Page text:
The Emergence of Geometric Order in Proliferating Metazoan Epithelia


Matthew Gibson, Ankit Patel, Radhika Nagpal, and Norbert Perrimon. 2006. “The Emergence of Geometric Order in Proliferating Metazoan Epithelia.” Nature, 442, 7106.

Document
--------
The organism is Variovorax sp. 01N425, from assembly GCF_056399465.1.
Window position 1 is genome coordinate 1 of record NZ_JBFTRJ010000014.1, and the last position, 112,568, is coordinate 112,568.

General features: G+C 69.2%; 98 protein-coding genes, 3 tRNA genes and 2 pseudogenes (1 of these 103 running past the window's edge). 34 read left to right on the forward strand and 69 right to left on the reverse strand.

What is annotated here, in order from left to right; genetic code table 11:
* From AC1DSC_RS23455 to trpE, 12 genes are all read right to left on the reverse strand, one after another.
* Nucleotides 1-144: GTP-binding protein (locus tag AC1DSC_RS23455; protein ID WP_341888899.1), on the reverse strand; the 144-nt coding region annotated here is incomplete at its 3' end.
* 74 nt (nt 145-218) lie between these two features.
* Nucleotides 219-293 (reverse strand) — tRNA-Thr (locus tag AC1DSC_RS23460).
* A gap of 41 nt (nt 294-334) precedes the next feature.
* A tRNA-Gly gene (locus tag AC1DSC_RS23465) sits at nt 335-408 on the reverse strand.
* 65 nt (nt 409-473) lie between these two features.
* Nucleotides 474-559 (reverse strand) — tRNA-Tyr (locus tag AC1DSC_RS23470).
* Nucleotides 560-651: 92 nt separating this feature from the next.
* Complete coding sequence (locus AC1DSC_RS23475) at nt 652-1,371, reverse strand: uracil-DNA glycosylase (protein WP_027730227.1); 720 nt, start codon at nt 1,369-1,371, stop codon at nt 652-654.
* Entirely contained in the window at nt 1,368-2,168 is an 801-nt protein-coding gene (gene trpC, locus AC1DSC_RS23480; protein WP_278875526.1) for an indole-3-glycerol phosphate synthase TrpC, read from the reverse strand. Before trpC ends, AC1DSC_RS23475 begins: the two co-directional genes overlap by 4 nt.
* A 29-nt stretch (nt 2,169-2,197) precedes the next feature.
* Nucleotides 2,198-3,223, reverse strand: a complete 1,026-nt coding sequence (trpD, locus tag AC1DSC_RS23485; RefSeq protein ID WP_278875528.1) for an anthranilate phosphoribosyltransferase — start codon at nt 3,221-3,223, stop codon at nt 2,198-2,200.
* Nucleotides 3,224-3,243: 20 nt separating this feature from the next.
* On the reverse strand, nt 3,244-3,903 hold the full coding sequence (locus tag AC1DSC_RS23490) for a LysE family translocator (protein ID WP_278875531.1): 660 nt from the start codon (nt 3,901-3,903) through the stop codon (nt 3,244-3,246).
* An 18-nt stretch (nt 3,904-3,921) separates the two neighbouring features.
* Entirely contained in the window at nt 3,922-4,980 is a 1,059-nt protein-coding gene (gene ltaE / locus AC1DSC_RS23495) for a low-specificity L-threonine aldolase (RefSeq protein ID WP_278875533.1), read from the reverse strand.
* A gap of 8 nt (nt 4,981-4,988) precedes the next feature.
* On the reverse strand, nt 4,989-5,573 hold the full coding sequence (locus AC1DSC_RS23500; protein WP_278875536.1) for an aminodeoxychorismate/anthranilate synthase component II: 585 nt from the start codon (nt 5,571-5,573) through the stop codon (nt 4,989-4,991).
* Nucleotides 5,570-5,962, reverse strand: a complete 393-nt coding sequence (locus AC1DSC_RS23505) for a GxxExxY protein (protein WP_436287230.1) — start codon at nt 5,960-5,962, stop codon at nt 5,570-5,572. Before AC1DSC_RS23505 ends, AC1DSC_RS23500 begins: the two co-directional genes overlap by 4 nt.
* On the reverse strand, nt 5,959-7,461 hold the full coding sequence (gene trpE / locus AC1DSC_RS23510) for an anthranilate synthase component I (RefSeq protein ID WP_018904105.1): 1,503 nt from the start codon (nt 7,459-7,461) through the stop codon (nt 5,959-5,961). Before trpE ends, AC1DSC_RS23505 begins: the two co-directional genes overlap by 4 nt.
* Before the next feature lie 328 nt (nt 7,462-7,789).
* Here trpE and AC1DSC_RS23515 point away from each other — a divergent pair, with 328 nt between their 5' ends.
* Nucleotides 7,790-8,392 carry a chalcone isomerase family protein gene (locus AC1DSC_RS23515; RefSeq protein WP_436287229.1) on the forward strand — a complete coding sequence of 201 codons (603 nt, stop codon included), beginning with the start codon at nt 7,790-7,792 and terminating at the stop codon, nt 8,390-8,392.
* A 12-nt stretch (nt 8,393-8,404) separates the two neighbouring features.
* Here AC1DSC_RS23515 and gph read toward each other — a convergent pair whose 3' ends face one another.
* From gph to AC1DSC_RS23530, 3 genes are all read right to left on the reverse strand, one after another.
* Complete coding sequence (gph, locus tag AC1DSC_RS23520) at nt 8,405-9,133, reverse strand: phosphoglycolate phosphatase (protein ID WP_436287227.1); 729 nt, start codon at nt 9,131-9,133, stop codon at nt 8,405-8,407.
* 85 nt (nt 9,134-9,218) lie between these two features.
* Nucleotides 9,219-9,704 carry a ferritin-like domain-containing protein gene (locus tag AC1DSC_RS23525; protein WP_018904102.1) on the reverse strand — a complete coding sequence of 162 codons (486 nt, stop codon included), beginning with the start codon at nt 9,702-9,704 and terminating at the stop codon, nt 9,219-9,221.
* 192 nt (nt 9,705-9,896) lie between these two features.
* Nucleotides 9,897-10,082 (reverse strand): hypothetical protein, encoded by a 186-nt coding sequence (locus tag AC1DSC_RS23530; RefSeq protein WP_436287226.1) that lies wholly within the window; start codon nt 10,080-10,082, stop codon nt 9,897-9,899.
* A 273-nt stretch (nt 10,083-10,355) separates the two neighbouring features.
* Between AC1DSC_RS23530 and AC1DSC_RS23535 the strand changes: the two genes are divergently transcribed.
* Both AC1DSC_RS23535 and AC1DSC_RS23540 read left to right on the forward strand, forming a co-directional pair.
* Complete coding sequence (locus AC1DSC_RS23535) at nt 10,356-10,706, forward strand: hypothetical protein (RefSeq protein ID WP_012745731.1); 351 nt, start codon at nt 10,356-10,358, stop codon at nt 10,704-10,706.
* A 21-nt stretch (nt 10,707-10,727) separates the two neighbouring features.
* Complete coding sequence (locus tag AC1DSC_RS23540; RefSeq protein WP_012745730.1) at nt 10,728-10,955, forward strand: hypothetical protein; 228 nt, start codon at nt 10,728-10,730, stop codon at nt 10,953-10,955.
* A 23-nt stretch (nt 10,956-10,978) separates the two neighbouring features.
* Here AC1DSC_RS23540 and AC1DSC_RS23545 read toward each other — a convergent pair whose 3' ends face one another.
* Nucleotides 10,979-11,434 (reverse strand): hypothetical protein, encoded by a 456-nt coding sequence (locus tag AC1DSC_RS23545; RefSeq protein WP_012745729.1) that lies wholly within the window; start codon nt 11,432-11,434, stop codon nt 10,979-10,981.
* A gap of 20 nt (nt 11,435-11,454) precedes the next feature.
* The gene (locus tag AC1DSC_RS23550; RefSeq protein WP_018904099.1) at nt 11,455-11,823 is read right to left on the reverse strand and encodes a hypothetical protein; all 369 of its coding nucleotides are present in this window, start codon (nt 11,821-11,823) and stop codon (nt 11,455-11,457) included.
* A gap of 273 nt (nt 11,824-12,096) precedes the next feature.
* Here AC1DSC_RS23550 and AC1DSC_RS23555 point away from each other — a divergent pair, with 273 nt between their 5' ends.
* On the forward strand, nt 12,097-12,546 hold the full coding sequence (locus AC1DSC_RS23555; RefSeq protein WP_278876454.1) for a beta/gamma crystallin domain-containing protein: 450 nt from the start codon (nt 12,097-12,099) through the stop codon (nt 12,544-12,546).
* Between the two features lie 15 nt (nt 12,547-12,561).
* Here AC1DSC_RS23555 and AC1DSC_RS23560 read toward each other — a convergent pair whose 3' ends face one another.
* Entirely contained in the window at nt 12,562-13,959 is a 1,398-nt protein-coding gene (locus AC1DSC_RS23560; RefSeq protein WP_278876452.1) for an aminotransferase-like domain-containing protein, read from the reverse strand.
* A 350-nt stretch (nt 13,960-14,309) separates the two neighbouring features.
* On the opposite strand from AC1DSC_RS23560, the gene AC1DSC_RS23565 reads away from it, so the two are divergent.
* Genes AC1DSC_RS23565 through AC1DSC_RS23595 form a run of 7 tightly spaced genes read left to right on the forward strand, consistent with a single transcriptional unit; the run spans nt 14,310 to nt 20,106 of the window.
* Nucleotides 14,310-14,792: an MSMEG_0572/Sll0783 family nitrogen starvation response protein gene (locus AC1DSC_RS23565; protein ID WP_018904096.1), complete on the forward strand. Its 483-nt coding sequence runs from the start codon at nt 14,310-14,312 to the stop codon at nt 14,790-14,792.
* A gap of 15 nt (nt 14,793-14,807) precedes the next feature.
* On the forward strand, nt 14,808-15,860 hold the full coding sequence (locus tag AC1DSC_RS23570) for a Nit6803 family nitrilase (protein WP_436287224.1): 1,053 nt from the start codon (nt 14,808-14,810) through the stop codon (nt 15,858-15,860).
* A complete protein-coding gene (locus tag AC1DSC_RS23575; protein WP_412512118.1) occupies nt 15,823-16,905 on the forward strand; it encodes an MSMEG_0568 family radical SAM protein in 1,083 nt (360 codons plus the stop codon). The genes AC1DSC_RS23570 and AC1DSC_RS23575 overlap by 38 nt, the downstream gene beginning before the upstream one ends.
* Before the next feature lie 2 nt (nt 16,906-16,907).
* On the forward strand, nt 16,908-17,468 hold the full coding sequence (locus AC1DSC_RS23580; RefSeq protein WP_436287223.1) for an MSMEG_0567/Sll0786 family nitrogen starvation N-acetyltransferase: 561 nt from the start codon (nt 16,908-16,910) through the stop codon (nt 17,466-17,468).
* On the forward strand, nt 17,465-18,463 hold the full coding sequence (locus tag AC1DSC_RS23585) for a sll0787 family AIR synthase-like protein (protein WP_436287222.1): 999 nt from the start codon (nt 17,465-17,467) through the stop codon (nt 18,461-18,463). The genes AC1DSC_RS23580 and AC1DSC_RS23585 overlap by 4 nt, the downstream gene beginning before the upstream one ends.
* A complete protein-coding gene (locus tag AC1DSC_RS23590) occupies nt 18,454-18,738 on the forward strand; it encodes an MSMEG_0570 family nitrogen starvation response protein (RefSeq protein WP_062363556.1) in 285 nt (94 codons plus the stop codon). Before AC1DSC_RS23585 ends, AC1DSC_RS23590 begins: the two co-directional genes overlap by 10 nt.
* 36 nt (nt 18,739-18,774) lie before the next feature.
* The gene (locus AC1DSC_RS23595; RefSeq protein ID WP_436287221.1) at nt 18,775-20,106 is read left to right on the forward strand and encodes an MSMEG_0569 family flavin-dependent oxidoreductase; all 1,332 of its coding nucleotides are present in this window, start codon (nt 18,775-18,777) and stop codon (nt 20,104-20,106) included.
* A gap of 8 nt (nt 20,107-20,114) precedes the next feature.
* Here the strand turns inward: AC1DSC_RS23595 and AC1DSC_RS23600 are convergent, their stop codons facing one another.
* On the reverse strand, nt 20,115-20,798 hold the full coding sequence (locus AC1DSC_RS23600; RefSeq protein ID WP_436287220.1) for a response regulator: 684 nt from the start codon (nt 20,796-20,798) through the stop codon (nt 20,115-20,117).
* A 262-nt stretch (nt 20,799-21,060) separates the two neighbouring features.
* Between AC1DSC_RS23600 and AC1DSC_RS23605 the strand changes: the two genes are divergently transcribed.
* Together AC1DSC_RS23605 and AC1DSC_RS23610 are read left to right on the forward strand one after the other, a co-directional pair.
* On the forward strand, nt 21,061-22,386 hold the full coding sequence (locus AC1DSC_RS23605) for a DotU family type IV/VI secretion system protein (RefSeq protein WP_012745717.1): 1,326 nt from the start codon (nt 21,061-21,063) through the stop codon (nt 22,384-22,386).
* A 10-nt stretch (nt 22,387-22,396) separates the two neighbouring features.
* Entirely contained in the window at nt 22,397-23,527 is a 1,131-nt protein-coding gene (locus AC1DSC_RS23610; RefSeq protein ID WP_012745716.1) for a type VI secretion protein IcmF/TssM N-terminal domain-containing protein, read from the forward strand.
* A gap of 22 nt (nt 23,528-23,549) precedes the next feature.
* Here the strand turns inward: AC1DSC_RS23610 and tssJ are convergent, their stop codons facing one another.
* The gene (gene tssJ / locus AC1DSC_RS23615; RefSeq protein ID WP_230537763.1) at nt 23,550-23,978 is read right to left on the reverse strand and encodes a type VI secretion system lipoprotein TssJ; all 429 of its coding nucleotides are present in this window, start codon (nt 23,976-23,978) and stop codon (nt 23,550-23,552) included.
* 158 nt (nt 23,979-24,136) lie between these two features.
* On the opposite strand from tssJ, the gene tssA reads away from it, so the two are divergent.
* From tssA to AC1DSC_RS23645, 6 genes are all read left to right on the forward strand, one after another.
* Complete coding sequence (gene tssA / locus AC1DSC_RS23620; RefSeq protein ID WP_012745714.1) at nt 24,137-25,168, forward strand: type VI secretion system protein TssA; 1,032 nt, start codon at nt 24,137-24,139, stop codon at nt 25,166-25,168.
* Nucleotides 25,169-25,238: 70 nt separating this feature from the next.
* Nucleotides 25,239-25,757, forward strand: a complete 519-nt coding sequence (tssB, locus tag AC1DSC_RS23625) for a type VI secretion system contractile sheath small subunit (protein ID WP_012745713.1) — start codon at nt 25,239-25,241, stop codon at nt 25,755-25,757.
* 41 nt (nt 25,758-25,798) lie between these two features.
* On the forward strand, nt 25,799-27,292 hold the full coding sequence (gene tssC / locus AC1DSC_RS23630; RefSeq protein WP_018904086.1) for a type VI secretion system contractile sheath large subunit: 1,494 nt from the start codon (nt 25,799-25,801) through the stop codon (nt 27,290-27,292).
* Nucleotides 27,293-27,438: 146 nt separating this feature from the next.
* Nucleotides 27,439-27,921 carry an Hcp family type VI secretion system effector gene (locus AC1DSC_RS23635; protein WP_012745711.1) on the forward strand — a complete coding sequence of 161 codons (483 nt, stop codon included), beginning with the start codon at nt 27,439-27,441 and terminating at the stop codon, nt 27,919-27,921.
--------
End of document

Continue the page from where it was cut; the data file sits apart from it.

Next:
The predominantly hexagonal cell pattern of simple epithelia was noted in the earliest microscopic analyses of animal tissues1, a topology commonly thought to reflect cell sorting into optimally packed honeycomb arrays2. Here we use a discrete Markov model validated by time-lapse microscopy and clonal analysis to demonstrate that the distribution of polygonal cell types in epithelia is not a result of cell packing, but rather a direct mathematical consequence of cell proliferation. On the basis of in vivo analysis of mitotic cell junction dynamics in Drosophila imaginal discs, we mathematically predict the convergence of epithelial topology to a fixed equilibrium distribution of cellular polygons. This distribution is empirically confirmed in tissue samples from vertebrate, arthropod and cnidarian organisms, suggesting that a similar proliferation-dependent cell pattern underlies pattern formation and morphogenesis throughout the metazoa.


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